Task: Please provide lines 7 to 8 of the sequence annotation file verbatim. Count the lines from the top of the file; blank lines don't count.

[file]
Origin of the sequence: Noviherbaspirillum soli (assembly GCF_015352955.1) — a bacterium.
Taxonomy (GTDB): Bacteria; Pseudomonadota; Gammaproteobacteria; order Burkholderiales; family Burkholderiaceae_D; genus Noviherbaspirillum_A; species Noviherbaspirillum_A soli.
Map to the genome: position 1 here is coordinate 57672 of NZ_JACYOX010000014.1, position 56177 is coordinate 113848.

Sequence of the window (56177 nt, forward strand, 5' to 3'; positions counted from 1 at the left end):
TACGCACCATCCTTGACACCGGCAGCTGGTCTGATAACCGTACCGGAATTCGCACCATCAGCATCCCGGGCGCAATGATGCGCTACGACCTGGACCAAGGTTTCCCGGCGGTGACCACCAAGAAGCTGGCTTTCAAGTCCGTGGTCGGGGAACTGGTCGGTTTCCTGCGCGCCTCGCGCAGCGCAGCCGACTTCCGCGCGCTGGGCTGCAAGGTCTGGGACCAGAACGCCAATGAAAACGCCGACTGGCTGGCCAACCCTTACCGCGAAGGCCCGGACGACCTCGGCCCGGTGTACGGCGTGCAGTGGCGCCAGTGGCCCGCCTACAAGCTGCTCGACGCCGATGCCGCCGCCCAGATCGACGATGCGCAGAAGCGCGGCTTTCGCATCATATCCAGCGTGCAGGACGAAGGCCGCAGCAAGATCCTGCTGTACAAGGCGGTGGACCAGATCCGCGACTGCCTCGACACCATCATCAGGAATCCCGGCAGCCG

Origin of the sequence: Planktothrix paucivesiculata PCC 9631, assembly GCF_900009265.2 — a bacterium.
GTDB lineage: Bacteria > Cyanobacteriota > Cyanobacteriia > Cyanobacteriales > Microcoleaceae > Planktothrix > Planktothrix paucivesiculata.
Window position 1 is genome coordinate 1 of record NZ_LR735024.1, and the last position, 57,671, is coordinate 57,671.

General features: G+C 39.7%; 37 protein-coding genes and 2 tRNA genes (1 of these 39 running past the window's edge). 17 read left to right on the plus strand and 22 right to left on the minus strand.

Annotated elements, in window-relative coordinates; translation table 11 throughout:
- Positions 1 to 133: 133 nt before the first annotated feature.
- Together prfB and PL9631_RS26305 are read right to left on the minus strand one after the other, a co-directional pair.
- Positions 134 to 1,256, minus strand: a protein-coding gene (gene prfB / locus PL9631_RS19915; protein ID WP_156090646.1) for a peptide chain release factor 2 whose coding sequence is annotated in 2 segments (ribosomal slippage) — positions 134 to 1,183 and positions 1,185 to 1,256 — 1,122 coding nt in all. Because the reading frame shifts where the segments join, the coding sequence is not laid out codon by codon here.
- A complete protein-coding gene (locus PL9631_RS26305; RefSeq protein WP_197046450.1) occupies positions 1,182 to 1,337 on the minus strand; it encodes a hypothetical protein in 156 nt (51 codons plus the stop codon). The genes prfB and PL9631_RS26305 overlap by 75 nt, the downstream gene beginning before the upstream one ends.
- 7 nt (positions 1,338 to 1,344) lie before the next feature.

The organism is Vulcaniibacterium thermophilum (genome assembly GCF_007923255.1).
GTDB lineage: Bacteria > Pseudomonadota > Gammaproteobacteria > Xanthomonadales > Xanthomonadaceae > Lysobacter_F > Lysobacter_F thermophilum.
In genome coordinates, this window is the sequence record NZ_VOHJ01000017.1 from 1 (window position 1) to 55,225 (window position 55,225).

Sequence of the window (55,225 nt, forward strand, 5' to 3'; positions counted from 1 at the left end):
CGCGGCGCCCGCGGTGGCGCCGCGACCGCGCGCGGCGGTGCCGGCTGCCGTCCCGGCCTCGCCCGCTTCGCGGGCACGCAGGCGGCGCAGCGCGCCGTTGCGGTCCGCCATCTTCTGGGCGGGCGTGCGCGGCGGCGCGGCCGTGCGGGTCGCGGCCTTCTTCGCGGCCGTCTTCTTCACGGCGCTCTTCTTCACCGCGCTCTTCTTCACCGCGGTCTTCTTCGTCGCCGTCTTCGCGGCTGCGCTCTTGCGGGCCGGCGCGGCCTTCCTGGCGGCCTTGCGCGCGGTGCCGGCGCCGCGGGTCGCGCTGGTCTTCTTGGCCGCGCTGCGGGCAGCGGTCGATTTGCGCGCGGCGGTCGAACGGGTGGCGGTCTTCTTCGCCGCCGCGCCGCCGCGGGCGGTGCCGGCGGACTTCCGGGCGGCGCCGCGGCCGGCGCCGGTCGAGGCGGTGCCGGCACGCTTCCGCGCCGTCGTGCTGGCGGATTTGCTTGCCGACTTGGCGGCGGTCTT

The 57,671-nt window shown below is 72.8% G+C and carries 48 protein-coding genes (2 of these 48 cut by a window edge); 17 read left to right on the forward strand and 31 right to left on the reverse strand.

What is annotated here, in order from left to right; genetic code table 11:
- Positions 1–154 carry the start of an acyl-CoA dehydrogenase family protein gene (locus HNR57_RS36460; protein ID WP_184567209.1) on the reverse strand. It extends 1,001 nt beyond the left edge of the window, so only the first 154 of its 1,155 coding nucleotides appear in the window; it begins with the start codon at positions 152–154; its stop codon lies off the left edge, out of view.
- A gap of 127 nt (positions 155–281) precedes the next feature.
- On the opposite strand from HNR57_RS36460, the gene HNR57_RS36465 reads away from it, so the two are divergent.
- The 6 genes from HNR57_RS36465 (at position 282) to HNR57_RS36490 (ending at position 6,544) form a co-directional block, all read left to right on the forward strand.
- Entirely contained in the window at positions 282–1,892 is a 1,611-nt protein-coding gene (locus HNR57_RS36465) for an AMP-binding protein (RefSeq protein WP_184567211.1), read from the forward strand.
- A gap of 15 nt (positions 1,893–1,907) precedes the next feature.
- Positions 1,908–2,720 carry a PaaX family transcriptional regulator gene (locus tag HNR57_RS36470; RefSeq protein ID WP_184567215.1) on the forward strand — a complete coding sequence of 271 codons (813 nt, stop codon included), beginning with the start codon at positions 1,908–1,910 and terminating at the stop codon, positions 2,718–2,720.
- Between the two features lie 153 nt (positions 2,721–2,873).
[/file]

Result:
GTDB lineage: Bacteria > Cyanobacteriota > Cyanobacteriia > Cyanobacteriales > Microcoleaceae > Planktothrix > Planktothrix paucivesiculata.
Window position 1 is genome coordinate 1 of record NZ_LR735024.1, and the last position, 57,671, is coordinate 57,671.